PR: Speaking of which, I’m kind of in love with the narrator of this story. It seems to hover just over the shoulder of anyone it wants to. But what I love most about the narrator is that it simultaneously observes the characters and talks intimately to the reader. Is this a narrative voice you’ve used before?
KH: I’m so glad you love this narrator! I loved writing it—it was so much fun to weave around in this story, coming in close to the characters then pulling back to encompass the peripheral people and the city around them. The most satisfying thing about that voice was writing those long meandering sentences. When I was revising, at some point, I don’t really remember when exactly, I realized I was using a storyteller’s voice—like you find in fairy tales. It’s the person telling the tale to a group of people, in a way. I verbally tell stories all the time and have since I was a kid—always embellishing them for dramatic effect—so in a way, yes, I’ve used this narrative voice before. When we were first married, I had to ask my husband to stop interrupting me while I was recounting some funny event or experience because he was always turning to me and saying, “That’s not what happened!” True—but hush, sir, because I was making it better! I think I’ve been using this voice all my life, it’s just that, for this story, that narrator showed up on the page.
PR: What was the most challenging aspect of writing this story?
KH: This story flowed from the moment Caroline walks into the Wash & Fold until she goes home with Nick. But after that, I wasn’t sure where it was going to go. In an earlier draft, I had them going back to the hospital to see Mr. and Mrs. Greene, who thanked them warmly for their heroics—ugh. Gave that to my writing group and they did not like it either. So I let the story sit for a few months because it was frustrating me. Then I realized that there was no way poor Mrs. Greene could survive choking like that, and once that became part of the story, the rest of it fell into place. I think in the first draft the narrative voice ran out of steam, and I had to take a break from it in order to hear it again.
PR: The notion of identity is woven throughout. The narrator seems fascinated with how the characters define themselves, and, in some cases, how what happens to them in the story changes that definition. Was that always the plan, or was it a groove you slipped into after you worked out the language of the first paragraph?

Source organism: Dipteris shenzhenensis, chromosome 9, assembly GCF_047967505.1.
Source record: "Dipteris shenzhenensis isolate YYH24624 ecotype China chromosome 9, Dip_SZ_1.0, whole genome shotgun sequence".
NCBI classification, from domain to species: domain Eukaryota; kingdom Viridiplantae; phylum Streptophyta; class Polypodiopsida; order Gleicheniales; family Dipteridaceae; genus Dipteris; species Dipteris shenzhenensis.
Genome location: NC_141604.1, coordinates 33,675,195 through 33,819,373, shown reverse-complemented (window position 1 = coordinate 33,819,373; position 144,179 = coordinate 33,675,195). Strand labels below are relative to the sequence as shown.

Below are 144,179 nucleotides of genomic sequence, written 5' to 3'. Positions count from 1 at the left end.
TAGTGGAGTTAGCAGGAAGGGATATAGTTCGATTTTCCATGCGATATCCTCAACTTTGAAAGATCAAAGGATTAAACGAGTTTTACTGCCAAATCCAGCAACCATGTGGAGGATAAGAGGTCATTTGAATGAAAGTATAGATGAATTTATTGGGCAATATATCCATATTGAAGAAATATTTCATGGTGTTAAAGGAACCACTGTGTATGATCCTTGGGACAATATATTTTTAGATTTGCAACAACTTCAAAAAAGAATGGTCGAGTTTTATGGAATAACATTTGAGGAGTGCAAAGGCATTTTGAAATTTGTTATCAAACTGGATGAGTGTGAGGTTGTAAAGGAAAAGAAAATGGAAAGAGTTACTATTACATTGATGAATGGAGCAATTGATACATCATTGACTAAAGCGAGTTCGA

KH: In the early drafts it was absolutely more of a groove than a plan. But in revision, I leaned into that notion of identity because I’ve always been interested in the gap between the ways in which we envision ourselves and the ways in which others actually see us.
PR: Finish this sentence in just one word—the word you think best captures it: “This story is about __________.”?
KH: Perceptions.
PR: How long did it take you to complete this story?
KH: I think it probably took a year from the first draft to the final version, counting the months I set it down for a bit.
PR: What are you working on now?
KH: I am in the process of organizing my stories into a cohesive collection. I am also working on a different collection of stories that are linked in a novel-ish way—and it may be that by the time I’ve finished it, the stories will have merged into an actual novel. I’m not teaching at all this summer and my goal is to have a full draft together by August, but we shall see. Of course, because it is currently the last weeks of the semester, the most pressing thing I’m working on is grading student papers.
PR: What is the best bit of advice about writing you have ever received?
KH: To avoid revising inside a document directly on the laptop. I print every draft, mark it up, then retype it from scratch, creating a new document. This came from E.L. Doctorow, who was my workshop advisor when I was in grad school years ago. He felt that the stories he read pre-computers were tighter because if you made a mistake or wanted to change something, you had to at least retype that page, if not the whole thing from the beginning. In this way, you quickly figure out what is good and what is dross. I do this all the time, and when I’m really stuck, I put the draft away entirely and rewrite the whole thing from memory. I am always happier with that new draft.